Nearly a year after Ed Hill was due to film his début comedy special, the Pinetree secondary grad will see his show released — albeit in a different version than before the pandemic hit.
Last March, Hill was scheduled to tape Candy & Smiley — a tribute performance to his first-generation Taiwanese-Canadian parents and about growing up on Coquitlam’s Westwood Plateau — at the Chan Centre at UBC, for Comedy Dynamics.
But when filming was shut down two weeks prior because of the provincial emergency order, Hill went back to the drawing board to figure out how to salvage his upcoming production.
In late July, when the COVID-19 numbers were lower, Hill and his crew set up in the main ballroom of Vancouver’s Italian Cultural Centre to create a completely new comedy experience.
Using his skills as a clinical counsellor, Hill shared his childhood stories in a type of group therapy environment, with his family and closest friends seated in a very large circle around him.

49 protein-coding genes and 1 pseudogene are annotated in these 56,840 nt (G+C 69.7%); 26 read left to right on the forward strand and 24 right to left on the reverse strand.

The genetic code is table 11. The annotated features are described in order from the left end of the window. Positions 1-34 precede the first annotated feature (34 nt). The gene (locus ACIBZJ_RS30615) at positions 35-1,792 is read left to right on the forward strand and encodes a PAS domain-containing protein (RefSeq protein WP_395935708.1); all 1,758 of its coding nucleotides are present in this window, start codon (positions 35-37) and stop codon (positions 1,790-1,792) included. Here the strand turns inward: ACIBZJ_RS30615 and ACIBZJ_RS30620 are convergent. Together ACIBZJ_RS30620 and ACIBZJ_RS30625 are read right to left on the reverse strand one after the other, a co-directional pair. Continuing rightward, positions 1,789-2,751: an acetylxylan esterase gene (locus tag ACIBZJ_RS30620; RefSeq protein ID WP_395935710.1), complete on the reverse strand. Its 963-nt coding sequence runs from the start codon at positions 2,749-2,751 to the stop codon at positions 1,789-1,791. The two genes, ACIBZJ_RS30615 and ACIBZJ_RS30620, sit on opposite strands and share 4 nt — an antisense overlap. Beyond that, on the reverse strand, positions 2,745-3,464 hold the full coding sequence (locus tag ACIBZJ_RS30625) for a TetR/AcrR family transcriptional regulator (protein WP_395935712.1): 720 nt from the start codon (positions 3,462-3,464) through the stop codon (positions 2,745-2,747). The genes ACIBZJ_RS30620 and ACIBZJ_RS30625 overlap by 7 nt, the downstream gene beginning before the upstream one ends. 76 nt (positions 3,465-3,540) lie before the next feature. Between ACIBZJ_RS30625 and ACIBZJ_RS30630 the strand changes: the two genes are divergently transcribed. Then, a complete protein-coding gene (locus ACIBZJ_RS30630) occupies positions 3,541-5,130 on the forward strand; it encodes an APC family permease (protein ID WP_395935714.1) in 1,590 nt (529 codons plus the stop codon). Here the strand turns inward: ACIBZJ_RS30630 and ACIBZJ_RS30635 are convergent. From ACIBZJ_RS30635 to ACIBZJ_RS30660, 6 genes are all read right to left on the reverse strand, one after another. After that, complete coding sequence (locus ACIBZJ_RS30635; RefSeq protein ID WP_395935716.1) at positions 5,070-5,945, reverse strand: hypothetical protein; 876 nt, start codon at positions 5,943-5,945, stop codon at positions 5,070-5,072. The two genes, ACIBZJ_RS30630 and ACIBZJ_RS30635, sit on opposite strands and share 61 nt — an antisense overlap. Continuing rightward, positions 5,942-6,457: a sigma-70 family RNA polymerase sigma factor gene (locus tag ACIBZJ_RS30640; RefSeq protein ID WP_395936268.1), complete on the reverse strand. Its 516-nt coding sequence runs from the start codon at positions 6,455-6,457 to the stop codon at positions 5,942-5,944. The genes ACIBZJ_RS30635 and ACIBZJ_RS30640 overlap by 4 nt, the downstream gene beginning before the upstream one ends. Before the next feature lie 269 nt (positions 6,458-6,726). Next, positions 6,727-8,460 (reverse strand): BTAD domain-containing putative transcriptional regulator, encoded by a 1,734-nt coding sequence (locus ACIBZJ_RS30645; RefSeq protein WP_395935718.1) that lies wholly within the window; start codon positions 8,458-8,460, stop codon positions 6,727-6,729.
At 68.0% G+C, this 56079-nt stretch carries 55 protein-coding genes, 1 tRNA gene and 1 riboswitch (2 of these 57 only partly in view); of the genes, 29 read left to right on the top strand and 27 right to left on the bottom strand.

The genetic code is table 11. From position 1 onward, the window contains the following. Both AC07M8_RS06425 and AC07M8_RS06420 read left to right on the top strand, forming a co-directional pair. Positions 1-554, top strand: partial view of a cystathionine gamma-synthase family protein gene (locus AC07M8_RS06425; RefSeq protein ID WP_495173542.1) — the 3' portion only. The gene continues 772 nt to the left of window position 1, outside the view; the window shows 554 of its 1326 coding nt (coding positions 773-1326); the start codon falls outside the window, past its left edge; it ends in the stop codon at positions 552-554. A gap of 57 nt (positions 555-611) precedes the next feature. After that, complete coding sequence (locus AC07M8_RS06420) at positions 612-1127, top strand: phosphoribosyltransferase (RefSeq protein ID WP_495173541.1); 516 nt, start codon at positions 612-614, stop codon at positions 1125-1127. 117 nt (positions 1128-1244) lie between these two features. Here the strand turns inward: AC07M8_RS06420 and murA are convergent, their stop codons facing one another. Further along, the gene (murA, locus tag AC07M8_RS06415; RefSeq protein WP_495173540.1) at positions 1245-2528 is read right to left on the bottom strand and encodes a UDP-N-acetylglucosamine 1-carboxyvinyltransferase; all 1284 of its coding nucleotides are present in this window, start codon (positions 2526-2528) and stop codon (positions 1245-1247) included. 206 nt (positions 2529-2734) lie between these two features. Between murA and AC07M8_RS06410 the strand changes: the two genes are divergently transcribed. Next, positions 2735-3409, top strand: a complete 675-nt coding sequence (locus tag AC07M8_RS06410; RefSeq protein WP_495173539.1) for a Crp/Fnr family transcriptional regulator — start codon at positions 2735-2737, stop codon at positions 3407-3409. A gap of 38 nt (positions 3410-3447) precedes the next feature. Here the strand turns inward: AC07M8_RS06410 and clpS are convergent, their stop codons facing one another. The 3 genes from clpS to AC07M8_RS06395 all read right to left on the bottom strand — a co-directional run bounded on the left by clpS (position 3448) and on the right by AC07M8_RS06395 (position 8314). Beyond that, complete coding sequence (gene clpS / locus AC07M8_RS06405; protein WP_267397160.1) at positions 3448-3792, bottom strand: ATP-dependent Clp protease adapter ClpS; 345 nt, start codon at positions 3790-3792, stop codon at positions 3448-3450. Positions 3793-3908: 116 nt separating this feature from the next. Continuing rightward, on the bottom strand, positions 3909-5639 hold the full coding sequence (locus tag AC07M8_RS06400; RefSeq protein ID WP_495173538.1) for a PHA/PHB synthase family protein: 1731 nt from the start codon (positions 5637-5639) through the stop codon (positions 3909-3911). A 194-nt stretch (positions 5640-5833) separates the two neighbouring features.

The revised format — told before his trusted companions instead of a live audience — turned out to be the right fit.
“I have a skill set beyond what other comedians have,” Hill told the Tri-City News. “For me, the smaller, the better because my style is very personal. I can connect with people well that way.”
Tomorrow (Tuesday), Candy & Smiley will be released by Comedy Dynamics through a variety of distribution services such as Comcast, Apple TV, Google Play, Amazon Prime Video, Spectrum, Dish, DirectTV, Vimeo and YouTube while, on Friday (March 5), his album will available on Sirius XM, Apple Music and Spotify.
Candy & Smiley is Hill’s nod to his folks and to immigrants who leave their home in search for a better life for their children.
But it’s also a show about struggle, connection and identity in a new land. And although it doesn’t end with a laugh — as most comedies do — his circle guests reveal who Hill is, to them.
“All together, they make up who I am as a person,” he said. “I think I know who I am now. I’m not searching anymore.”
As for his next steps, Hill said he’ll continue with his podcast, Son of Smiley, and he hopes to pick up some stand-up gigs after the vaccinations are rolled out; last year, he played 15 dates in total — his usual number in two weeks, pre-pandemic.
He’ll also delve into an improv/stand-up program with comedian Aidan Parker that will have an educational component.